13. 13. Interspecific Competition <ul><li>Competition between organisms of different species </li></ul><ul><li>The Competitive Exclusion Principle: </li></ul><ul><ul><li>Two species with similar needs for the same limiting resources cannot coexist in the same place </li></ul></ul>
  14. 15. Ecological Niches <ul><li>An organism’s niche is the specific role it plays in its environment </li></ul><ul><ul><li>All of its uses of biotic and abiotic resources in its environment </li></ul></ul><ul><ul><li>Example: oak tree in a deciduous forest </li></ul></ul><ul><ul><ul><li>Provides oxygen to plants, animals, etc. </li></ul></ul></ul><ul><ul><ul><li>Home for squirrels </li></ul></ul></ul><ul><ul><ul><li>Nesting ground for blue jays </li></ul></ul></ul><ul><ul><ul><li>Takes water out of the soil </li></ul></ul></ul><ul><ul><ul><li>Etc., etc. </li></ul></ul></ul>
  15. 16. Commensalism <ul><li>(+0) relationship </li></ul><ul><li>One partner benefits, the other is not affected </li></ul><ul><li>Examples: </li></ul><ul><ul><li>Cattle and cattle egret (birds) </li></ul></ul><ul><ul><li>Sea anemone and clownfish </li></ul></ul><ul><ul><ul><li>Clownfish gets a place to live, sea anemone is not affected </li></ul></ul></ul>
  16. 17. Mutualism <ul><li>(++) relationship </li></ul><ul><li>Both partners benefit from the relationship </li></ul><ul><li>“ You scratch my back, I’ll scratch yours” </li></ul><ul><li>Examples: </li></ul><ul><ul><li>Mycorrhizae </li></ul></ul><ul><ul><ul><li>Plant gets increased water/nutrition, fungi gets food </li></ul></ul></ul><ul><ul><li>Hummingbirds & flowers </li></ul></ul><ul><ul><ul><li>Hummingbirds get food, flowers can reproduce </li></ul></ul></ul>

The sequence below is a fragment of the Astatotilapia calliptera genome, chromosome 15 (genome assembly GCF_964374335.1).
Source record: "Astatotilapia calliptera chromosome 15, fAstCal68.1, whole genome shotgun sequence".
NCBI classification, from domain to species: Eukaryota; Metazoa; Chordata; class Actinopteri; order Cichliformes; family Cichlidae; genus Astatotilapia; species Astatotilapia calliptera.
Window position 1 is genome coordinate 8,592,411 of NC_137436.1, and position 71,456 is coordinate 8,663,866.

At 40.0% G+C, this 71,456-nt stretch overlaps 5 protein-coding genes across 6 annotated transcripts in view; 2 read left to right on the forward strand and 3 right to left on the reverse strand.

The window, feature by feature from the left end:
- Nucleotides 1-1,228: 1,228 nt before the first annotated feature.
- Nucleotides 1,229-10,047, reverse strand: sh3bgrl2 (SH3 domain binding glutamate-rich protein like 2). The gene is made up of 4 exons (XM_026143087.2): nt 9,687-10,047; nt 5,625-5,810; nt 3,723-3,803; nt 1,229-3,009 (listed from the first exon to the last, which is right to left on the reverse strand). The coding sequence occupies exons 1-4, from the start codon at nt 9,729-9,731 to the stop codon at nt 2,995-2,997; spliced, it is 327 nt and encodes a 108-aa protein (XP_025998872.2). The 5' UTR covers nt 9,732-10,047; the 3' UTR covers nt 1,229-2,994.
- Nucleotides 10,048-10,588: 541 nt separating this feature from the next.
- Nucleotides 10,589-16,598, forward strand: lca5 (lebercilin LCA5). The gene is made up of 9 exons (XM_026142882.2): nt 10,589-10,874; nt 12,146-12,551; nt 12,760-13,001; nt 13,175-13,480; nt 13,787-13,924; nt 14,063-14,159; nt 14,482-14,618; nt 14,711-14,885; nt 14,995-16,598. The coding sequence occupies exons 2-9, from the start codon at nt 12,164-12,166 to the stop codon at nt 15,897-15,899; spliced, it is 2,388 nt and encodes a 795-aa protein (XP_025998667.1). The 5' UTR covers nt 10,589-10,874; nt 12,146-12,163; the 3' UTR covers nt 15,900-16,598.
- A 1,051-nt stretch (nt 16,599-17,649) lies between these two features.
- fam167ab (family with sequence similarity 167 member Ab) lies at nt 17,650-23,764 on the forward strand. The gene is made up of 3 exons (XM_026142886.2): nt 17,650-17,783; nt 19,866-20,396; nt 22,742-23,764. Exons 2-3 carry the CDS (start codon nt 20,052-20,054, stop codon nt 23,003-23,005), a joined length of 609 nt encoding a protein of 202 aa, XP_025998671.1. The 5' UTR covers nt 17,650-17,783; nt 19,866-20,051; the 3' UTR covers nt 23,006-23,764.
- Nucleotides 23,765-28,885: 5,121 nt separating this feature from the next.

17. 18. Dominant & Keystone Species <ul><li>Dominant Species: </li></ul><ul><ul><li>Species in a community that have the highest abundance or highest biomass </li></ul></ul><ul><ul><li>Sugar maple in eastern North America </li></ul></ul><ul><li>Keystone Species: </li></ul><ul><ul><li>Important to a community because of their ecological roles (niches), not by numbers </li></ul></ul><ul><ul><li>Sea otters control sea urchin population, which controls kelp population </li></ul></ul>
  18. 19. Ecological Succession <ul><li>Ecological succession is a change in the species that live in a given area over a period of time </li></ul><ul><ul><li>One community replaces another </li></ul></ul><ul><li>Primary succession = occurs in places where soil is not yet formed </li></ul><ul><li>Secondary succession = occurs in places where there is soil, but where some disturbance has eliminated the previous community </li></ul>
  19. 20. Ecological Succession
  20. 21. Ecological Succession <ul><li>The first organisms to inhabit an area undergoing succession are known as pioneer organisms </li></ul><ul><ul><li>These are usually small organisms (bacteria, lichens, algae, etc.) </li></ul></ul><ul><li>The ecosystem goes through a number of stages, with each new stage usually consisting of larger organisms than the last one </li></ul><ul><li>Once a community has become stable and is not changing much, it is known as a climax community </li></ul>
  21. 22. Causes of Ecological Succession <ul><li>There are 3 major causes of ecological succession: </li></ul><ul><ul><li>Human Activities </li></ul></ul><ul><ul><li>- logging, mining, development, etc. </li></ul></ul><ul><ul><li>Natural Disasters/Disturbances </li></ul></ul><ul><ul><li>- fires, volcanic eruptions, etc. </li></ul></ul><ul><ul><li>3 . Natural Competition Among Species </li></ul></ul><ul><ul><li>- Fictitious example: </li></ul></ul><ul><ul><li>- turtles and frogs both eat crickets </li></ul></ul><ul><ul><li>- frogs are faster, turtles are slower </li></ul></ul><ul><ul><li>- frogs eat more crickets, turtles starve </li></ul></ul><ul><ul><li>- turtle population dies out, frog population </li></ul></ul><ul><ul><li> gets bigger </li></ul></ul>

×